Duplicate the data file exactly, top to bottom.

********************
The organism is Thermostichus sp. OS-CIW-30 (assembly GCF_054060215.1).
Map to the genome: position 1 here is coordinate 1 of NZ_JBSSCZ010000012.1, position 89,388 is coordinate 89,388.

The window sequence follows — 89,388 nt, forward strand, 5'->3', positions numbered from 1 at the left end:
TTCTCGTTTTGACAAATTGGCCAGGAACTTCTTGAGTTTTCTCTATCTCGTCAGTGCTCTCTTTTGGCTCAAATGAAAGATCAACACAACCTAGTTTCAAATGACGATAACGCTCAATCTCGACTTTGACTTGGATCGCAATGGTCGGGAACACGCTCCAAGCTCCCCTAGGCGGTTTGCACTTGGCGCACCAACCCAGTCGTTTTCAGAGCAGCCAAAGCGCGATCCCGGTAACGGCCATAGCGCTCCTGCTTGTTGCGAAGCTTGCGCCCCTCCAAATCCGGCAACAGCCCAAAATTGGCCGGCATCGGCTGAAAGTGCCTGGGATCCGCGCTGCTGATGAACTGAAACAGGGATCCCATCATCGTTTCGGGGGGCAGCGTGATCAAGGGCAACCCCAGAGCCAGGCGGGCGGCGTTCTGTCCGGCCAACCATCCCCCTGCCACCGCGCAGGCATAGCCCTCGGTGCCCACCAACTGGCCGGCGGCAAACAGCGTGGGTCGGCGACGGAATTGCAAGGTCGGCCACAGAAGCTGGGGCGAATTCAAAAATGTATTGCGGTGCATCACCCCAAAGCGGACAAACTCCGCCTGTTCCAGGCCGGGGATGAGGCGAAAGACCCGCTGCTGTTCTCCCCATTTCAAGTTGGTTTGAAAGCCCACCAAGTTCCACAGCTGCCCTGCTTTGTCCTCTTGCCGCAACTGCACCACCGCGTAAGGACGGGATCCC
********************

The organism is Thermostichus sp. OS-CIW-30 (assembly GCF_054060215.1).
Map to the genome: position 1 here is coordinate 1 of NZ_JBSSCZ010000012.1, position 89,388 is coordinate 89,388.

The window sequence follows — 89,388 nt, forward strand, 5'->3', positions numbered from 1 at the left end:
TTCTCGTTTTGACAAATTGGCCAGGAACTTCTTGAGTTTTCTCTATCTCGTCAGTGCTCTCTTTTGGCTCAAATGAAAGATCAACACAACCTAGTTTCAAATGACGATAACGCTCAATCTCGACTTTGACTTGGATCGCAATGGTCGGGAACACGCTCCAAGCTCCCCTAGGCGGTTTGCACTTGGCGCACCAACCCAGTCGTTTTCAGAGCAGCCAAAGCGCGATCCCGGTAACGGCCATAGCGCTCCTGCTTGTTGCGAAGCTTGCGCCCCTCCAAATCCGGCAACAGCCCAAAATTGGCCGGCATCGGCTGAAAGTGCCTGGGATCCGCGCTGCTGATGAACTGAAACAGGGATCCCATCATCGTTTCGGGGGGCAGCGTGATCAAGGGCAACCCCAGAGCCAGGCGGGCGGCGTTCTGTCCGGCCAACCATCCCCCTGCCACCGCGCAGGCATAGCCCTCGGTGCCCACCAACTGGCCGGCGGCAAACAGCGTGGGTCGGCGACGGAATTGCAAGGTCGGCCACAGAAGCTGGGGCGAATTCAAAAATGTATTGCGGTGCATCACCCCAAAGCGGACAAACTCCGCCTGTTCCAGGCCGGGGATGAGGCGAAAGACCCGCTGCTGTTCTCCCCATTTCAAGTTGGTTTGAAAGCCCACCAAGTTCCACAGCTGCCCTGCTTTGTCCTCTTGCCGCAACTGCACCACCGCGTAAGGACGGGATCCC